Sages come in all shapes and sizes. In my house, there is one that stands less than five feet tall.

When asked what she’d like to do on the third anniversary of her dad’s passing, my daughter said, “something that mixes ‘the sad’ and ‘the glad’.” She was salting eggplant, having recently taken an interest in using her dad’s grill. As we talked, she never looked up from her work. She reached  for the olive oil with a kitchen swagger that made me smile. She didn’t elaborate, she had made her point. I knew exactly what she meant.

Here’s the nitty gritty about loss three years out. It’s alway there, right along side much of the rest of life – joy, disappointment, anticipation, excitement, worry, discovery, love. When you’re walking through the landscape of a profound loss, it can make everyday moments vibrate at a deeper level. In my daughter’s case, for example, the disappointment of perhaps not getting gelato from our favorite neighborhood gelateria after dinner can feel bigger because it’s something she likes doing in honor of her dad. In my case, the excitement of signing on to a new project is made more poignant because I wish my husband were here to share the moment. Loss, at the end of the day, makes us sensitive to LIFE – fully, completely; “the sad” and “the glad” of it.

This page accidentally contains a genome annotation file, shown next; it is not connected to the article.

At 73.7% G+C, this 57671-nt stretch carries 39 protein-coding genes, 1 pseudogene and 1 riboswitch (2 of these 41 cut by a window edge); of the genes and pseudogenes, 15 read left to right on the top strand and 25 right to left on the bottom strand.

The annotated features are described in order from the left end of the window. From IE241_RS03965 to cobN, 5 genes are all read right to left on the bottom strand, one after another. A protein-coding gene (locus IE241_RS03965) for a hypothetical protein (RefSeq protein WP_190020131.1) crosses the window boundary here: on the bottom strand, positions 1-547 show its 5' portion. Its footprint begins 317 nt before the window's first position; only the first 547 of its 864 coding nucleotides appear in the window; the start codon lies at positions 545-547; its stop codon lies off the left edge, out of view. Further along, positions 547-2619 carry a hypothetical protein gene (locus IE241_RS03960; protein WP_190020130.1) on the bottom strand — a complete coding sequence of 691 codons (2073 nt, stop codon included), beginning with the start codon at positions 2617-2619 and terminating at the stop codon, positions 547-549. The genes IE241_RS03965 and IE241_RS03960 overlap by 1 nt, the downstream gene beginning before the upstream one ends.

This weekend, as she and I consciously mark the three year anniversary, we have decided to do one thing – make room for whatever emotion may find us. A fragrant, cross breeze or the site of peach blossoms bursting from the bud can instantly transport, reminding me of that critical spring I spent saying a final goodbye. Yet, also seeing the self-satisfied light in my daughter’s eyes when she cracks herself up whenever she retells her dad’s favorite joke is the special joy that sits beside my grief. But I won’t lie. It ain’t easy. In fact, the work of consciously making space for both can be the hardest thing one can ever attempt to do. Still we try. And we grill eggplant.

In Sicily, when a person is grieving, someone (even a stranger) will take them by the hand, look them in the eye and say these words, “Tiara avanti.” It means quiet literally “Pull yourself forward.” My mother-in-law and I say to each other, more so each spring. I value that saying for the sage, old-world advice it is. I rub on it like a lucky penny in my pocket. I work to remember it. And, yes, I say it to myself when no one else is there to say it to me.  And these three years on, I have also tweaked it. Today, I think of the action of “pulling” myself forward as also the action of “remembering” my way forward – through all “the sad” and “the glad” of it.

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